Q) How do you view the Somali government’s priorities?
A) Our priority is to rebuild the state institutions and restore our positive role in the Arab world and as a state with responsibilities in the African Horn.
Q) And what is your agenda to achieve this?
A) As a government, we have to achieve security and stability. We have a plan to impose order in the capital Mogadishu and the regions that suffered because of the war. And there are the two statelets -Somaliland and Puntland, both of which are enjoying a reasonable level of security and stability and we do not intend to interfere with them at the present stage. We shall work at consolidating peace and helping displaced people from the capital to return to their homes. We are talking here of about two million people who need help to return to their houses. And we have to build the administrative system of the state, including everything relating to state institutions, which have been destroyed and ruined during the years of the civil war. We have to announce to the world our agenda and programs.
Q) What about peace with the opposition?
A) Our doors are open for peace at all times and they will remain so. There is no minimum or maximum; we are a government of peace and dialogue and we are ready for talks with anyone without any preconditions.
Q) What about your mission as foreign minister?
A) My mission as foreign minister is to convince the world of the need to support these endeavors; without which this country will never have stability. We know that the world and especially those concerned about the region, have to intervene and the Arab world should help us in this.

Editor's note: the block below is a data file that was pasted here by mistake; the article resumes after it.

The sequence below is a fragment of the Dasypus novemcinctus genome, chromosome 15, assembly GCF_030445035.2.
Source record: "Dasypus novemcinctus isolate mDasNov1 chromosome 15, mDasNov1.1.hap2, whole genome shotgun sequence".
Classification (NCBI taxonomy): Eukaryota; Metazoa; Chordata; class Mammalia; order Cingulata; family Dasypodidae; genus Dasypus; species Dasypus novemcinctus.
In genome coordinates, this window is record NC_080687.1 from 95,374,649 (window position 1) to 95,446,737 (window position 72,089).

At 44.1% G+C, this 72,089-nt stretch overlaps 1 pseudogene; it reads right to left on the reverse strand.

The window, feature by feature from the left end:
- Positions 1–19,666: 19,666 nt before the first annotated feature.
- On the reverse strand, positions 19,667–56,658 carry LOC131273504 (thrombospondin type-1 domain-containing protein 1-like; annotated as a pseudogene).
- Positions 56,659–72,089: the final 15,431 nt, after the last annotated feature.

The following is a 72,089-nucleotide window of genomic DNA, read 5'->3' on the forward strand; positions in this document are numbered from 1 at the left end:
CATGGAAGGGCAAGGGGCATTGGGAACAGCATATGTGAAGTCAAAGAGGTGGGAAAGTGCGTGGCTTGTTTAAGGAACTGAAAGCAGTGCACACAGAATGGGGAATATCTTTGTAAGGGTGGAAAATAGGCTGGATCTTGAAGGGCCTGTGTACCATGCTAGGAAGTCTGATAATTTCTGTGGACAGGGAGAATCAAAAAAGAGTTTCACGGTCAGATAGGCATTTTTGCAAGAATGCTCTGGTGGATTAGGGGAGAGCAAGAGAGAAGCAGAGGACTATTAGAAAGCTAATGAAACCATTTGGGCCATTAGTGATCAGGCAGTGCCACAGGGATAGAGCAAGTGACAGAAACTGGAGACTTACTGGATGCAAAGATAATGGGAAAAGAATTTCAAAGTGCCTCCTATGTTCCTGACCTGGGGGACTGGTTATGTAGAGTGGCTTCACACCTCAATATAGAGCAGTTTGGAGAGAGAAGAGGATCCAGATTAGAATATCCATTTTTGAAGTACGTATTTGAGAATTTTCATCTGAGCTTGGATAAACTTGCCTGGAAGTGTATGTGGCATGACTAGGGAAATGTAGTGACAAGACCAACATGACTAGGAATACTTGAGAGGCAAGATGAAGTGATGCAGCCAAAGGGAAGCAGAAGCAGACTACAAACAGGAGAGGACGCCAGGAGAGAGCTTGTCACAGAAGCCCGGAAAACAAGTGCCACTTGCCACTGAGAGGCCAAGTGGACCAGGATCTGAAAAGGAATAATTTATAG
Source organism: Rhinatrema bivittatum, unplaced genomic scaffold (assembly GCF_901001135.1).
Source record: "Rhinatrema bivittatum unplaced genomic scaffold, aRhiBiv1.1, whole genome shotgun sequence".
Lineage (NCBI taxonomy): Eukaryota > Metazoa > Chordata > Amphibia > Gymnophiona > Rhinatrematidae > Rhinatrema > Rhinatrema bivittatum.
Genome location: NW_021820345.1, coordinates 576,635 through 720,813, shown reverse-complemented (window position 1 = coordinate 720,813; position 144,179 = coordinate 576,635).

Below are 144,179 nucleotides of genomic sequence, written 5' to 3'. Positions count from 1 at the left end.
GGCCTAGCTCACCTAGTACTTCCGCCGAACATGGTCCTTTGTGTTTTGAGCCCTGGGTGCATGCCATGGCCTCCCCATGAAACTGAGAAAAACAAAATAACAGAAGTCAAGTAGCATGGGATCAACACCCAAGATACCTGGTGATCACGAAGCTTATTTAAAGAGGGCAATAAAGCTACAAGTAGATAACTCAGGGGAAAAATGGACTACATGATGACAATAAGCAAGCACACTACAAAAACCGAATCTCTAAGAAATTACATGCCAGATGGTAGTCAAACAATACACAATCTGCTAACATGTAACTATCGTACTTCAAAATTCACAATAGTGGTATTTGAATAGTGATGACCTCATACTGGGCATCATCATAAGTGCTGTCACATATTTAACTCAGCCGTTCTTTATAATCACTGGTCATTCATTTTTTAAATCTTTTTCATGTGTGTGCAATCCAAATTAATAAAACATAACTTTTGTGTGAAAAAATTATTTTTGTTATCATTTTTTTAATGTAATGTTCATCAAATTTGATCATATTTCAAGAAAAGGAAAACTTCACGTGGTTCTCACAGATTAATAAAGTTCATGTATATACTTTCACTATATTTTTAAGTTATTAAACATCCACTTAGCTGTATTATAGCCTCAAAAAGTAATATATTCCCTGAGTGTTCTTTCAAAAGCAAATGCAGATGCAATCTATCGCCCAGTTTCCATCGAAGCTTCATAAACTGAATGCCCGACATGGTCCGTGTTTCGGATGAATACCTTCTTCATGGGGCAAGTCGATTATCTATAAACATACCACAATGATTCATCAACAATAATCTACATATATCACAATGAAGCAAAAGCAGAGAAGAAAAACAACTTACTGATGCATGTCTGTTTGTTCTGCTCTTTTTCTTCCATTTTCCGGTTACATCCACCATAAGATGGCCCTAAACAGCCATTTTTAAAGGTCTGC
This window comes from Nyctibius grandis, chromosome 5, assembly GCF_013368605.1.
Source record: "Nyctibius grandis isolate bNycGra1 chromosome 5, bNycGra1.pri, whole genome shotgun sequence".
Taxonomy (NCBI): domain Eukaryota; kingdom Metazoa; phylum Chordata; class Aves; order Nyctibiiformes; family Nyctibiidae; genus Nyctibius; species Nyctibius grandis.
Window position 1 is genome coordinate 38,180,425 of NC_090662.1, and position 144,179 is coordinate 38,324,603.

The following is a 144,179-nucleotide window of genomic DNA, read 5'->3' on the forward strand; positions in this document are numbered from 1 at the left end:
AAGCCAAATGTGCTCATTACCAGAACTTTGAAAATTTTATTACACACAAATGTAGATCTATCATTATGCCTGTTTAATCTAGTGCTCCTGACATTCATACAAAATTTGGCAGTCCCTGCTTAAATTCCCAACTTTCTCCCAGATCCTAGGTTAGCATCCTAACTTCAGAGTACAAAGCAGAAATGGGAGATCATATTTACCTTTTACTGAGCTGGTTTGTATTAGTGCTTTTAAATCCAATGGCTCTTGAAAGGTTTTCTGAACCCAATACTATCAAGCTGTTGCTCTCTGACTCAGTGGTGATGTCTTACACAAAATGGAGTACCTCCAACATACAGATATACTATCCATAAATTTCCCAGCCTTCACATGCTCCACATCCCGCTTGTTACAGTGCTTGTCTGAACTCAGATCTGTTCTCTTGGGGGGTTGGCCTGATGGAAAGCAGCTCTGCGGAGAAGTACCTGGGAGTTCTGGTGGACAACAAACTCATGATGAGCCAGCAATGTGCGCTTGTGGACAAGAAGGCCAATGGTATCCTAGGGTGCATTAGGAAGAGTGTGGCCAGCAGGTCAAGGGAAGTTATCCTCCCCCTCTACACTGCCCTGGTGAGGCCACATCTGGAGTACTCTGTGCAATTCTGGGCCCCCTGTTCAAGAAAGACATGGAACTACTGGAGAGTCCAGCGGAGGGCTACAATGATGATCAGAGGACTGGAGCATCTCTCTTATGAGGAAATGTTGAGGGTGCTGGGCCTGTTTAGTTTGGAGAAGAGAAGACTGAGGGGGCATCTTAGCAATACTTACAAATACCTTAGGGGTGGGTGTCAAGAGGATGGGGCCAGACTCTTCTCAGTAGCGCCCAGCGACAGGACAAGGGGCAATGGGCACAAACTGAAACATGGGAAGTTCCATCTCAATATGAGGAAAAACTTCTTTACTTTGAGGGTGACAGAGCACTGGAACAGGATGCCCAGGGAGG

Q) But there are some who doubt the legitimacy of your government.
A) No, this is no longer acceptable; we are a government with full legitimacy and the way the president, government and parliament came about is evidence that the Somali people are determined to put an end to their sufferings. The people are fed up with the situation and are looking for change. There is clear, popular support for our government and the rule of law should be respected.
Q) Nevertheless Arab diplomatic representation in Mogadishu is very limited?
A) Some states such as Sudan, Libya and Yemen do have ambassadors in Mogadishu. I have met with them and actually we carried out our obligations towards them within a week. The government has started to exercise its powers in Mogadishu despite all difficulties and all government members there are actually practicing their powers. The parliament also has been restored, and the President, Sheikh Sharif, was the first to return. The government is there in the capital and is actually exercising its powers. Thus, we have shown the people that we are with them in the capital, but as I said, the presence of the administration is fundamental for government work, and therefore building the state institutions is our primary mission.
Q) Do you think that the presence of Barack Obama at the helm of the US administration serves your outlook?
A) Obama represents the new generation, as we do, and this is very important. We are trying to convince the US administration to cooperate with us and I think the US, as a great power, is interested in Somalia in the same way as it is interested in the Arab world. I am not one of those who believe that the US is against the Somali people. No, I do not think they are.
Q) Are you talking of arrangements for an imminent visit to Washington by President Sheikh Sharif?
A) It is still too early to talk about a visit; may be sometime later. But I can tell you I have met with US and EU officials and I have no doubt about their real intentions.
Q) Did they give you any specific promises?
A) Yes they did and they said they will help the Somali government politically and financially. But I believe the major powers in the UN Security Council have to work in the same way as Ahmad Oueld-Abdallah, the UN special envoy for Somalia.
Q) Why is that?
A) Because he is a man of peace; he has been trying to achieve peace for the past two years, and now we have an opportunity to cooperate with him. He is playing an important role and thanks to his efforts, the Security Council and the EU are openly supporting Somalia.
Q) What about the relations between Somalia and Eritrea?